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Woman with hearing loss feeling isolated during holidays.

When you think about Thanksgiving, what do you think about besides turkey? Do you start days before, cooking and getting ready with the family? While you are following grandma’s famous pecan pie recipe, will you reminisce with each other? It’s warm and comfortable because you are together, and a delicious aroma is wafting from the oven. While the family laughs about your son’s latest dating adventure or listens to the grandkids laugh and put on a holiday play, will you be enjoying with them? Or are you having a difficult time catching the punchline of every joke?

Hearing loss doesn’t need to define the holiday season for you. From talking over drinks at the company get together to hearing the salesperson over the loud holiday shoppers, you can take charge of how you experience the holidays this year. Hearing loss doesn’t need to hold you hostage. Consider how to get the most out of your holiday in spite of your hearing loss. Here are some recommendations.

Those Holiday Parties

For anyone who has loss of hearing, get-togethers might be the biggest challenge. To make the experience less stressful, here are some suggestions:

  • In order to feel less alone, request a seat near the middle of the table.
  • Pay attention to the visual clues. Someone is probably talking to you if they are looking right at you. If you didn’t hear what they said inform them.
  • Stay away from any speakers that may interfere with your hearing aids. Don’t be afraid to ask the host to turn down the music so you can hear better.
  • Look for places in the room that have better acoustics–perhaps a quiet corner.
  • Enlist a hearing buddy, a friend who sits with you who can repeat important things you might have missed.
  • Stand with your back to the wall. It could help stop some of the background noise.
  • Manage Your Expectations. It’s pointless going to a party and expecting everything to go perfectly. Your hearing loss is going to make things more challenging. Don’t allow the challenges to stress you out, just use a sense of humor about it.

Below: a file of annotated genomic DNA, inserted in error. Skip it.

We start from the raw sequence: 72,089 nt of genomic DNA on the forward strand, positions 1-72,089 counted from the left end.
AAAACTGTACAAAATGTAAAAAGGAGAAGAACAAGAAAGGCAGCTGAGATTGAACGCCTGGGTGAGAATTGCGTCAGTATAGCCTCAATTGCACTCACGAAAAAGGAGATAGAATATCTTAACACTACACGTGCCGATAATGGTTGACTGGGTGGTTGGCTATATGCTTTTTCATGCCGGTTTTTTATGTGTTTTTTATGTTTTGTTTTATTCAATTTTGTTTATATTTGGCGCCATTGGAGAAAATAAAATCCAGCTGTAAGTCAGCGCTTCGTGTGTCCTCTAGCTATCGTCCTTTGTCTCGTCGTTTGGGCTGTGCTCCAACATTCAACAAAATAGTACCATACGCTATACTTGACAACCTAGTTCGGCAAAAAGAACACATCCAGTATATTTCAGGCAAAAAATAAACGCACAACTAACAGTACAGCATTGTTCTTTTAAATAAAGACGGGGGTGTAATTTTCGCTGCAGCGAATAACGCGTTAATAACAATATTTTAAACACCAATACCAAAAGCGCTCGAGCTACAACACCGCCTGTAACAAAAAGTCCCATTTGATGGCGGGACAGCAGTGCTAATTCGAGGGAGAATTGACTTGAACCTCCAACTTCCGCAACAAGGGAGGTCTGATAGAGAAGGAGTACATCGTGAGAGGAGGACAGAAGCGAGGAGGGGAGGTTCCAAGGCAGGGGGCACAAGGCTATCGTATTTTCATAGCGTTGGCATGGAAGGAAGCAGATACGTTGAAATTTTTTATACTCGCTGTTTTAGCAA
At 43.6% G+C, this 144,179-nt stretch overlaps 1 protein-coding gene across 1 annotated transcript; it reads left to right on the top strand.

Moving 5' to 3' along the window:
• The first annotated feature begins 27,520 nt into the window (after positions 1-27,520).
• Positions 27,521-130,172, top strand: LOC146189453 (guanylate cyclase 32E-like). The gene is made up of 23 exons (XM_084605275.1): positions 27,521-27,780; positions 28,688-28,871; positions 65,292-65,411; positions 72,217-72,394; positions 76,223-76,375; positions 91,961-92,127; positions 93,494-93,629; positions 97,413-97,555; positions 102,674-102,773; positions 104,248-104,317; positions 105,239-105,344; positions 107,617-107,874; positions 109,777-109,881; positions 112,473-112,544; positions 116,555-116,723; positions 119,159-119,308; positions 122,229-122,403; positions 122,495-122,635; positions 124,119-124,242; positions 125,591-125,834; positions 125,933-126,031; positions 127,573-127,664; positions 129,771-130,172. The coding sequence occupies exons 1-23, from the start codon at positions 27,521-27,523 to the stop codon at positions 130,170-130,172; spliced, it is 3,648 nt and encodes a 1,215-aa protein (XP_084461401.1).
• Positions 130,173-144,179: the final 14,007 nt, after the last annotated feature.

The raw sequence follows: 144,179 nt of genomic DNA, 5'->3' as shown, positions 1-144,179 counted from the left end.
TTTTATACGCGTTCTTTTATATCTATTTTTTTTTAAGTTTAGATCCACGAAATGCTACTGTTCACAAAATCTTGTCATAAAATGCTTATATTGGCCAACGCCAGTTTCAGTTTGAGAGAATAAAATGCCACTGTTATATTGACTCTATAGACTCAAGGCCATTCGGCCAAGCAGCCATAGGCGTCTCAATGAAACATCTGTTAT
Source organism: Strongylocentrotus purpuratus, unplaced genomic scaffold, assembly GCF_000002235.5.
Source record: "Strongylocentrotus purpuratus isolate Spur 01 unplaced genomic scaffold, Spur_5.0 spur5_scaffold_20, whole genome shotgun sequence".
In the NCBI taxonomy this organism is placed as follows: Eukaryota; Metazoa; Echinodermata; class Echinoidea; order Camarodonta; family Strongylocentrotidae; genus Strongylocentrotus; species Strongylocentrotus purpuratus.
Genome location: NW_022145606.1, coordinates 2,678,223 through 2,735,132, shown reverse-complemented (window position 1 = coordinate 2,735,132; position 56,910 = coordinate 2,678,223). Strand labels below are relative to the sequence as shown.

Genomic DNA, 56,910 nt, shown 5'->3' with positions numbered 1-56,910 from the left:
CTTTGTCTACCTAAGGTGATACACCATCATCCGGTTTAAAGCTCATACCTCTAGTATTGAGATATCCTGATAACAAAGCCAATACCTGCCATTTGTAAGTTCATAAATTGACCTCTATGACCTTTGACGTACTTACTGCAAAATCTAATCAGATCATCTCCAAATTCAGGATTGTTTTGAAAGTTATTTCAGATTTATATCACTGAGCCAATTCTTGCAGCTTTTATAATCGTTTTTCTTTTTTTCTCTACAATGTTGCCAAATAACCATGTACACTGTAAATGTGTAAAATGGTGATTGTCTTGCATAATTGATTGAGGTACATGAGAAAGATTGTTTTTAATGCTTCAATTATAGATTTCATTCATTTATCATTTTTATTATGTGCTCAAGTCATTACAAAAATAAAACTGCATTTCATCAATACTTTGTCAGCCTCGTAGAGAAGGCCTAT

• Perhaps you could have a friend pass you notes at a speech rather than whispering in your ears.
  • Give some visual cues of your own. Something as simple as cupping your hand behind your ear can tell someone you have a problem hearing without you having to tell someone.
  • Go out of the room every once in a while. A little time for the brain to rest and recover will be extremely helpful.

Travel Tips

Hearing loss can make traveling more challenging but don’t let that stop you. To make your holiday trip go smoother, try these suggestions.

Flying or Taking the Train

If you prefer to fly or ride the rails, it can be hard to hear announcements over the intercom. If you would like to make the trip better there are some things you can do. To begin with, call the airport to see if they provide any special services for the hearing impaired. There might be an app you can get on your phone that shows vital information or visual signs that show oral announcements. They could also offer priority boarding, for example, or a sign language interpreter if you require one. You can ask for priority seating if being close enough to ask questions or read lips. They might offer to take you through a select line in security, too. Be sure to inquire a few weeks early if you want to find out what is offered.

When you get on board, make certain the attendants are aware you have hearing loss. That way they will know to tap you on the shoulder if you fail to answer when they ask you if you want a drink.

Lodging Tips

When you reserve your hotel room, let them know you are hearing impaired. Vibrating alarm clocks and phones that flash lights instead of ringing are devices that are available for those who have hearing loss at many resorts. So they can improve your safety, some spots also have alarms that flash lights.

What Hearing Aid Essentials to Pack

You may not be sure what to take with you if this is your first time traveling with your hearing aids. Some fundamentals to pack include:

  • A cleaning kit
  • Additional accessories
  • Extra batteries or a second charger

As you pass security keep your hearing aids in. Taking them out is not required. You can leave them in while flying, as well.

And if you don’t already own hearing aids, maybe it’s time. There are features in quality hearing aids that can amplify sound while enhancing conversations and eliminating background noise. The holidays only come once a year. Whether you have had hearing loss the majority of your life or just got them, there is no reason the holidays can’t be all that you remember. To help you know what your hearing solutions are, schedule an appointment with a hearing care professional.